“At the beginning of the year, we only have a handful of students who would like to go up on the third floor,” says Gatlin, who is accompanying the students. "But they become much more curious. Plus, they would like to, I think, make a change in people’s lives."
Student Greg Kintzele, in a striped shirt, sits down right away in front of senior Jerry Shafer, also in a striped shirt. He politely introduces himself and begins asking Shafer questions.
“Do you have any family you can remember?”
Shafer begins talking about his mother and his father. They talk about what Shafer liked to do when he was a boy. Kintzele asks Shafer what war he was in. A few seconds pass.
“Korea,” says Shafer.
“The Korean War?” says Kintzele. “My grandfather was in the Korean War too.”
Shafer meanders a bit – going back and forth between the war and his childhood. But that doesn’t faze Kintzele. The kids here roll with the topics – even when one senior talks about her days skiing in Oklahoma City, or another comments again and again about when the members of the band Earth, Wind and Fire attended school in Denver.
Teacher Mark Gatlin says not only are the students coaxing memories out of seniors, kids are learning complex social skills.
“The hardest thing is teaching patience,” he said. “They want immediate feedback and going to Sunrise takes them out of their comfort zone.”
Some of the seniors like to joke with the kids.
“I’ll bet the girls are just chasing them! Are they?" Martha Holyfield asks a reporter, nodding to the two boys in front of her.
The boys tell Holyfield they don’t have girlfriends.
“Smart rule ‘till you get through school,” Holyfield says in her rural Virginia accent.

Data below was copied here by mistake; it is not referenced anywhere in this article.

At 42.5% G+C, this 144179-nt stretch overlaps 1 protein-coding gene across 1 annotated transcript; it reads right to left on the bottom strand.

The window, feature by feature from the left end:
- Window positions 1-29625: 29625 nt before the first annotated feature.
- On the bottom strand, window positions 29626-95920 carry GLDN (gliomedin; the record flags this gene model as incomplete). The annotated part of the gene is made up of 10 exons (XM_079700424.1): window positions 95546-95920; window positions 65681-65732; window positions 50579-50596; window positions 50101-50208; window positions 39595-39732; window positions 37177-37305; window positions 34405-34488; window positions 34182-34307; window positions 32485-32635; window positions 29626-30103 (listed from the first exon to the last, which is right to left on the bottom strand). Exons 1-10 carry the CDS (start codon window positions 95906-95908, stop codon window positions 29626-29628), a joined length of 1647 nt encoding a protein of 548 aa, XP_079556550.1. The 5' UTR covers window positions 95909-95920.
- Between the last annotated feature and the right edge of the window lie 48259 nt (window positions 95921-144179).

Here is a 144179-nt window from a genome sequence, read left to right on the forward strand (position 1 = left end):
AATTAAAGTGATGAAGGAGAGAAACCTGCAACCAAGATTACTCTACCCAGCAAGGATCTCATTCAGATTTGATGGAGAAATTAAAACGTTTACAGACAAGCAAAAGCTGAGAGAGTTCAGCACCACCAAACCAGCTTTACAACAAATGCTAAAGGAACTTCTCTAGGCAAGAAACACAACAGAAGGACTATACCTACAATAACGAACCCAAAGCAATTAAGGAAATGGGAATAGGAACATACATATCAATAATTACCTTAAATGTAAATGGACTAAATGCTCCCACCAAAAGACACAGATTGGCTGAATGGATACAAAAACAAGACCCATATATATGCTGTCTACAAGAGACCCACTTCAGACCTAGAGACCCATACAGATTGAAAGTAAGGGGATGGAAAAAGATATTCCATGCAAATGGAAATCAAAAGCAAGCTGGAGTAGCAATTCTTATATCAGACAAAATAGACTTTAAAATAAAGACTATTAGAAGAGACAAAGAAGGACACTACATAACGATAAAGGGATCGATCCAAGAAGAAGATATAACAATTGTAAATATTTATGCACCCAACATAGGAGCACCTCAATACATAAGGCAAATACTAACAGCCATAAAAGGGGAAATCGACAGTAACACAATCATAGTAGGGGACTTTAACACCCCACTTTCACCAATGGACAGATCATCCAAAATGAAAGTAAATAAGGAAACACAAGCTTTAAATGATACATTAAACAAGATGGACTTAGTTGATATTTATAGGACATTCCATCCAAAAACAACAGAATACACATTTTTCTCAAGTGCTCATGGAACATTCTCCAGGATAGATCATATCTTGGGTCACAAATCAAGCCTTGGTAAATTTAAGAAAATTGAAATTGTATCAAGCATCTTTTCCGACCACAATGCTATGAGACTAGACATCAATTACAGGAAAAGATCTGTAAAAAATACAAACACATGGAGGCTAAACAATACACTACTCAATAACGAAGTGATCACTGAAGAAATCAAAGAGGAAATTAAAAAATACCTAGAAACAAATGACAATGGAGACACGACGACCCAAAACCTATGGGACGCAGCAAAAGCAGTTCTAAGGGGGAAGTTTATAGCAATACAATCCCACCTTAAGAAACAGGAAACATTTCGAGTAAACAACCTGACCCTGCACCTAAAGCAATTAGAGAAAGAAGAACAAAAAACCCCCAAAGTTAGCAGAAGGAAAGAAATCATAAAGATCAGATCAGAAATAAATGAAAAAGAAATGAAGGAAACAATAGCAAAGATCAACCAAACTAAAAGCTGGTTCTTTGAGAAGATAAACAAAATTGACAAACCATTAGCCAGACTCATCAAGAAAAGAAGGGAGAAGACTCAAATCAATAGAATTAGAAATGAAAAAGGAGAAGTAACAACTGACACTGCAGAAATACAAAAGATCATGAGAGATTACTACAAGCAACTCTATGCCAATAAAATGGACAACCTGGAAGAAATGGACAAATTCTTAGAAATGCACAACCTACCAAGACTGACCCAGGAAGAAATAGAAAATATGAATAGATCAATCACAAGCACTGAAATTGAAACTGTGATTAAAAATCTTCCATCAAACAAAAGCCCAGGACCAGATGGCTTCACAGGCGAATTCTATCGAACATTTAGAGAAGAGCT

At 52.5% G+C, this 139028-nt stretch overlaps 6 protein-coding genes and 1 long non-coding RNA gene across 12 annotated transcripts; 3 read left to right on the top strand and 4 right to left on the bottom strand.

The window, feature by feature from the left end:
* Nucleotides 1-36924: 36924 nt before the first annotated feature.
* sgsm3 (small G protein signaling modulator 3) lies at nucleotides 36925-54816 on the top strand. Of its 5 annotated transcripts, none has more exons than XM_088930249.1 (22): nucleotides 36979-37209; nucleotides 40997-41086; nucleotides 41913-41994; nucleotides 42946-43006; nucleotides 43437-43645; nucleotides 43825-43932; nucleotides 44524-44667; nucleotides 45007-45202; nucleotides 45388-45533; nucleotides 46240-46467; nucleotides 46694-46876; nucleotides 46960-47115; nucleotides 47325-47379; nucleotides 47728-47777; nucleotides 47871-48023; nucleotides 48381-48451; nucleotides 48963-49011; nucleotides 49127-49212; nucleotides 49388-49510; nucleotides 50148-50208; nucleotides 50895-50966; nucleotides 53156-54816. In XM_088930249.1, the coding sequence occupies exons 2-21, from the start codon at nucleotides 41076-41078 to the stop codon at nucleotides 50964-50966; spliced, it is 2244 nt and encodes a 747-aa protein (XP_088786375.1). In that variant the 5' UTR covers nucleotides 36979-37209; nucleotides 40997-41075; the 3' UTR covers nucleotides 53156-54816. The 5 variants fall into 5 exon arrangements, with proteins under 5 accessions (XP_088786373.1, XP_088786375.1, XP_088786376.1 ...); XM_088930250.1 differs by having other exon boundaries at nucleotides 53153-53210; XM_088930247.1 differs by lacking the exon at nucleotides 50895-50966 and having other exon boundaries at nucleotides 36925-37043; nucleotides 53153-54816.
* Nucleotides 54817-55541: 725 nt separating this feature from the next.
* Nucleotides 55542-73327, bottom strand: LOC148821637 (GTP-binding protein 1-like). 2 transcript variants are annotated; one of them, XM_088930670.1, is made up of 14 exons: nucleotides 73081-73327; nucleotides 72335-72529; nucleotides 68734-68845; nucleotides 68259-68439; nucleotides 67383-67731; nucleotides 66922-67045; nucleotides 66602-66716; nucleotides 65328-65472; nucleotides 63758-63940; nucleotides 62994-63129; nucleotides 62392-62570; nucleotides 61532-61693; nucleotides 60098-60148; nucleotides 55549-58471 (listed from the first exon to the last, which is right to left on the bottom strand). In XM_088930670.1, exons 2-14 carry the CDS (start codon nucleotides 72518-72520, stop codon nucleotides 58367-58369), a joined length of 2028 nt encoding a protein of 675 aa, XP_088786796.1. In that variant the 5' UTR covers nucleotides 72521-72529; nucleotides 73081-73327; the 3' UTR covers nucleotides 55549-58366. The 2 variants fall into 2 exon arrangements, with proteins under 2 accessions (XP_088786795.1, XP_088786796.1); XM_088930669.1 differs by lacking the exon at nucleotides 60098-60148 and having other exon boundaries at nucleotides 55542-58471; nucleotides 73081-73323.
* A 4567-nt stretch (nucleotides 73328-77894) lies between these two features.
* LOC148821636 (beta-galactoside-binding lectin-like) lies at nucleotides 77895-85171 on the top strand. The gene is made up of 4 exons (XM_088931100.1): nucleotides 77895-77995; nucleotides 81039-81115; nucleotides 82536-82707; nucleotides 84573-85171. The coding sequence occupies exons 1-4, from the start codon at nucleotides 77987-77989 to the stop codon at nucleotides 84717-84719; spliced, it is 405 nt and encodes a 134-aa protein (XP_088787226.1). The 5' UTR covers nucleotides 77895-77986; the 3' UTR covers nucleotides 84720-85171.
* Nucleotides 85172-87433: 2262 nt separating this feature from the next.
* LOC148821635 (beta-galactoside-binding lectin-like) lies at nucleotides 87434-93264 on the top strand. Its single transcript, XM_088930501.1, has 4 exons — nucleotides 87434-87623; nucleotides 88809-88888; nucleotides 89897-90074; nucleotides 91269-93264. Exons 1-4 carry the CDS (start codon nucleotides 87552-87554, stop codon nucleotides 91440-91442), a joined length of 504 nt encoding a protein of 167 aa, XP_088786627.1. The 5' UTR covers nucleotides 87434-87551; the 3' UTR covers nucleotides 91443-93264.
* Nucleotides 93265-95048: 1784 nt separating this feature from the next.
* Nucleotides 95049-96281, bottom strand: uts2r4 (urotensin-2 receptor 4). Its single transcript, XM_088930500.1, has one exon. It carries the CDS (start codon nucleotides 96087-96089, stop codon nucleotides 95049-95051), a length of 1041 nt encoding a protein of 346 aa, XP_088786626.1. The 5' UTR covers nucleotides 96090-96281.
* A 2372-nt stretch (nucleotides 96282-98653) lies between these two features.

Phillip Albright, 12, likes seeing the smiles on their faces when he asks questions and they remember.
“It kind of stretches their brain memory,” he says. “It doesn’t really help the disease. It just makes them think about their memories more so they don’t lose them as quickly. Sometimes they just give you a blank stare, but you still need to talk to them -- you don’t just walk away."
Albright’s own grandfather died of complications from Alzheimer’s. When the students learn about the strong genetic connection to the disease, it’s sobering.
“I’ve learned that, well, I’d be very lucky if I don’t get Alzehimer’s,” says Albright.
Finding "Magical Moment" On Croquet Field
These same skills – being authentic, patient and gentle with seniors – are put to work a couple of days later at the school on a makeshift croquet field.
About once a month, some of the seniors come over to the school to play the game. The kids roll out a green artificial turf, set up the wickets and get out the mallets and balls. They’re aided by an organization called Jiminy Wicket, which connects students and seniors with dementia to play croquet. The idea is to dissolve the stigma of aging and Alzheimer’s.
James Creasey, CEO and founder of the Jiminy Wicket Foundation, has discovered the croquet is the perfect vehicle.
“As we age and our cognitive and physical abilities diminish, those games [golf, baseball] become very difficult because there’s a lot of eye-hand coordination with a moving ball,” he says. Creasey has found that croquet is a game you can play longer in cognitive and physical decline.
“Connection, laughter, and smiles across generations,” is the goal, he says.
“I’m just happy when I’m around kids!” says Sunrise’s Martha Western, after nailing a ball through a wicket.
One man, though, Bill Taylor, hasn’t cracked a smile since he’s got here. Then he hits the most incredible shot.
The room erupts.
He smiles the biggest smile at his student mentor Greg Kintzele.
“That was amazing,” exclaims Kintzele.
For Kintzele, the experience learning about Alzheimer’s in-depth has helped him with his own grandmother. He says he’s learned not to get so frustrated with her questions and moods.
And after talking with the wide variety of people with dementia at Sunrise, he knows what to expect as her disease worsens.
“It’s kind of like a map for me, what’s going to happen to my grandmother,” he says.
He still plays Scrabble with her -- though now, her words are made up. But now, he says, that’s OK.